Essential Minerals 1 - Magnesium

 a tile showing the chemical properties of magnesium

For the first article in my series on vitamins and minerals, it seems appropriate that I begin with one of the most essential, yet one of the most overlooked, of all our nutrients: magnesium. This micronutrient plays a vital role in the proper functioning of every organ in the body and is involved in over 300 chemical processes.

 Magnesium Cheat Sheet

Magnesium is readily found in many common foods yet, despite its ease of access, around 70% of us in the U.K. are thought to be magnesium deficient. That means that over two thirds of us are not eating enough magnesium-rich foods to support our bodies' essential functions.

 

What it does and why we are deficient

As stated above, magnesium plays an important role in over 300 chemical processes, including regulating the heartbeat, helping brain cells to communicate with each other, strengthening bones, regulating blood glucose, regulating the nervous system and muscle function. So it really is a wonder-mineral, however more and more of us are becoming deficient and the reasons are becoming apparent. As with any mineral, magnesium is found within the earth and so has to be taken in through the food we eat. Modern agriculture methods are causing soil depletion, which means that there are less minerals for crops to absorb as they grow. Additionally, rising digestive disorders and drugs such antibiotics can damage our ability to absorb the magnesium that we do ingest, meaning that we need more than even, just at the time when our natural sources are giving us less.

It has also recently been discovered that magnesium is critical in the activation of nerve channels that are involved in synaptic plasticity. This basically means that magnesium is essential for learning and memory


 A selection of magnesium-rich foods, including dark chocolate, milk, spinach, figs, brown rice, almonds, bananas, swiss chard, black beans and avocados. Photo by Alicia Bennett

Symptoms and Effects of Magnesium Deficiency:

How can you tell if you are magnesium deficient? Because of the wide variety of jobs that magnesium is responsible for, a correspondingly wide array of symptoms can accompany a deficiency. These include:

  • Insomnia
  • Migraines
  • Twitching and spasms
  • Mood Swings
  • Increased PMS
  • Muscle cramps
  • Erectile dysfunction
  • Restless leg syndrome
  • Anxiety

These symptoms, while already distressing enough, can actually be a warning of a more serious underlying condition, brought on or contributed to by the magnesium deficiency, including:

  • Kidney and liver damage
  • Multiple sclerosis (M.S.)
  • Glaucoma
  • Alzheimer's disease
  • High blood pressure
  • Stroke
  • Coronary heart disease
  • Osteoporosis
  • Asthma
  • Metabolic syndrome

The best way to test for a magnesium deficiency is to ask your doctor to perform a blood test. This will give you a pretty reliable result. Be sure to let them know of any symptoms you may be experiencing when at your appointment.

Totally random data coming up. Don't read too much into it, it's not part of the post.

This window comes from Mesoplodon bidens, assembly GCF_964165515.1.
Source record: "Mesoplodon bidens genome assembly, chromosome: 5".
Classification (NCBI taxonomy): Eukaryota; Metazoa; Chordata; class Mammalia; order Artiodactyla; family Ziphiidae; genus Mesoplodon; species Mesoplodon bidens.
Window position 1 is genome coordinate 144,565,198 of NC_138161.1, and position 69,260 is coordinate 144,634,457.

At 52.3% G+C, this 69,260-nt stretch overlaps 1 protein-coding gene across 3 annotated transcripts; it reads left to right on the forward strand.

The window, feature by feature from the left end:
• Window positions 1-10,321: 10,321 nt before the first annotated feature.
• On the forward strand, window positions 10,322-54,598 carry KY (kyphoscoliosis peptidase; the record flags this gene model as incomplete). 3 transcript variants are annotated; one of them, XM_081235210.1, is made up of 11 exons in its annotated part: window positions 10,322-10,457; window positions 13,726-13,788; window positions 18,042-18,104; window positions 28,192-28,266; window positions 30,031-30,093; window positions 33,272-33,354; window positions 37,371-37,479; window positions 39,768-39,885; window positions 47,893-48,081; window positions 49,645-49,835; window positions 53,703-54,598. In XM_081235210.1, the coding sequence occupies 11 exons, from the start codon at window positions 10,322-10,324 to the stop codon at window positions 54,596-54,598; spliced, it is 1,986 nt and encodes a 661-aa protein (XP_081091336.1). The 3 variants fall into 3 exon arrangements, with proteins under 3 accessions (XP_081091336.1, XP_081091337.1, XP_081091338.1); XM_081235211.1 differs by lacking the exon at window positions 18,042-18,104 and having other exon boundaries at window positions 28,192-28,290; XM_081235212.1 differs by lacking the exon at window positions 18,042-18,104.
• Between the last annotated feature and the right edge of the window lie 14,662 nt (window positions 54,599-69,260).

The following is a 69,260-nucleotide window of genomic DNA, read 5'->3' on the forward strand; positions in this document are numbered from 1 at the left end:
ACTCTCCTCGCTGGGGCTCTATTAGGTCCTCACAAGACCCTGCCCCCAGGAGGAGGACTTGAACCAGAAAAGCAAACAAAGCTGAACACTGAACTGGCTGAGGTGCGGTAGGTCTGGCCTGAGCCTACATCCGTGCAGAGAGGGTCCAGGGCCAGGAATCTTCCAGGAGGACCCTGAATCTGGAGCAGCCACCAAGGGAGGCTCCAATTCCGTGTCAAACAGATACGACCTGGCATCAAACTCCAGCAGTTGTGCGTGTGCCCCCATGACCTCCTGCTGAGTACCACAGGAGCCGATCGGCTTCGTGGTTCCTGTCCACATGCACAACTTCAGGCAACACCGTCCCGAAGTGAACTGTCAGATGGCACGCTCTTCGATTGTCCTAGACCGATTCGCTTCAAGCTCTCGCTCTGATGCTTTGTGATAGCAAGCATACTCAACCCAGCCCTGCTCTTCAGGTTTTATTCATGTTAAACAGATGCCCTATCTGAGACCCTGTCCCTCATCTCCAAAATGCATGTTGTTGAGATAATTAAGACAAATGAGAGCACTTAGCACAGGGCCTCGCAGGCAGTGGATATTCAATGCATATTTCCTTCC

How to meet your magnesium quota

The NHS in the U.K. recommends that men take 300mg of magnesium daily, while for women the level is 270mg. A good starting point for achieving this is with your food. Despite the issue of soil depletion, there are still plenty of delicious foods that provide a good source of magnesium. Here is a selection of ingredients to include in your diet:

 Dark Chocolate and Figs are wonderful sources of magnesium. Photo by Alicia Bennett
  • Spinach: 1 cup = 157mg
  • Swiss Chard: 1 cup = 150mg
  • Black Beans: 1 cup: 120mg
  • Almonds: 1/4 cup: 96mg
  • Cashews: 1/4 cup: 91mg
  • Dark chocolate: 28g: 64mg
  • 1 Avocado: 39mg
  • 1 Banana: 37mg
  • Broccoli: 1 cup: 32mg
  • Brussels sprouts: 1 cup: 32mg

 

Supplementing magnesium

As you can see from the sample sources above, it shouldn't be too difficult to achieve your quota of magnesium from food sources. However, there may be times when this is not feasible and supplements may be your next choice. Similar to vitamin C, excess magnesium is easily flushed out of the body in urine and toxicity is usually not an issue. Mild side effects, such as nausea, cramping or diarrhoea may occur in the case of over ingestion so you should always stick to the recommended dosage where possible. Some of the most effective forms of magnesium supplements are: 

  • Magnesium Citrate - easily absorbed and good for constipation as it has a slight laxative effect.
  • Magnesium Taurate - good for people with cardiovascular issues, easily absorbed and has no laxative properties.
  • Magnesium Glycinate - one of the most bio-available and absorbable forms of magnesium. This is also one of the safest options available.
  • Magnesium Chloride - is best for detoxing cells and tissues. Chloride (not chorine) aids kidney function and can boost sluggish metabolism.
  • Magnesium Carbonate - this is a good choice for people suffering from indigestion and acid reflux as it contains antacid properties.
  • Magnesium L-threonate - this is a form of magnesium that can boost cognitive abilities. It provides a form of magnesium that effectively crosses the blood-brain barrier and positively effects synapses. 

Some of the worst forms of magnesium are:

  • Magnesium Oxide - poor absorbtion.
  • Magnesium Sulphate - good for constipation but easy to overdose.
  • Magnesium Glutamate and Magnesium Aspartamate - can be neurotoxic.

Please check back next week, when I will be taking a look at another vital micronutrient: copper.

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